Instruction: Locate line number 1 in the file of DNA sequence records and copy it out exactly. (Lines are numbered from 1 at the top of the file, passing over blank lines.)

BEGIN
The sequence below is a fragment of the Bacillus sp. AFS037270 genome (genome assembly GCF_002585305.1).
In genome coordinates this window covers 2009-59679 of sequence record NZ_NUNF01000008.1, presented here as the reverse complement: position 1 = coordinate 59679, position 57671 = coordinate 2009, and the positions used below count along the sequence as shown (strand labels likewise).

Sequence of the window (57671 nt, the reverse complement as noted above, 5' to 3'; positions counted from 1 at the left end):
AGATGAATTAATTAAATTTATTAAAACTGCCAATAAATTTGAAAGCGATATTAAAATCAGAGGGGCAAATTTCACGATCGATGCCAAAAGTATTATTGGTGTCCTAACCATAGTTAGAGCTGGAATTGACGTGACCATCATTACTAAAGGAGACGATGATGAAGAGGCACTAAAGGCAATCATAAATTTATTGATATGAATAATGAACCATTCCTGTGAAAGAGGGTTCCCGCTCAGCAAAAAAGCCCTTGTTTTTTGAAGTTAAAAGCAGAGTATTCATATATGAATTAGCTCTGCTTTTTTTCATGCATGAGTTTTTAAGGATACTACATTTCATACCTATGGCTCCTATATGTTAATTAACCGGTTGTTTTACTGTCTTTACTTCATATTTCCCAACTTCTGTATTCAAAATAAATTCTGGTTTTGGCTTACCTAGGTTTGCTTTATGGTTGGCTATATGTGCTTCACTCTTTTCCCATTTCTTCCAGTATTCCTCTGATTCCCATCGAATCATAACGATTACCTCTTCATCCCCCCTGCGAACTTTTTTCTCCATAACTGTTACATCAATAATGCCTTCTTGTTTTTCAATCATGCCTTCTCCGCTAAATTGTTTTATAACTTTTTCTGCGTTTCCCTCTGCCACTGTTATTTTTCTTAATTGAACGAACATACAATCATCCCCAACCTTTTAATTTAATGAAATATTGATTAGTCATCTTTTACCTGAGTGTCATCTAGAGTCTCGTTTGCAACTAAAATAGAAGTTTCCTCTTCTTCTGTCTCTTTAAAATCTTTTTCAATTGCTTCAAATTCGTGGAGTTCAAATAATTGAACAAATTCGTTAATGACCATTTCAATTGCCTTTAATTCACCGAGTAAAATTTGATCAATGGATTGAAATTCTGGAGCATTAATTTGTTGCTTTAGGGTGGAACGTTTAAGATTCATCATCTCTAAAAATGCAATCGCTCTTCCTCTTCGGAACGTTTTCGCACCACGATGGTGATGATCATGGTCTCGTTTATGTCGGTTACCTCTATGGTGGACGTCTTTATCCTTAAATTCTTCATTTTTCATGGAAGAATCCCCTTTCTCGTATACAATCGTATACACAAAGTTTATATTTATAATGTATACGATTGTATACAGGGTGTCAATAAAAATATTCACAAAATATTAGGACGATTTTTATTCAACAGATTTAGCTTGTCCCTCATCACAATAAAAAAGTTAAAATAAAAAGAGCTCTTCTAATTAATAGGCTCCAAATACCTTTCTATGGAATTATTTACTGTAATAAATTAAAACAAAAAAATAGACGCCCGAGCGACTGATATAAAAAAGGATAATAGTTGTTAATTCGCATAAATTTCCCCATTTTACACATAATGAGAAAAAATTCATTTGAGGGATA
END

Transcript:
The sequence below is a fragment of the Bacillus sp. AFS037270 genome (genome assembly GCF_002585305.1).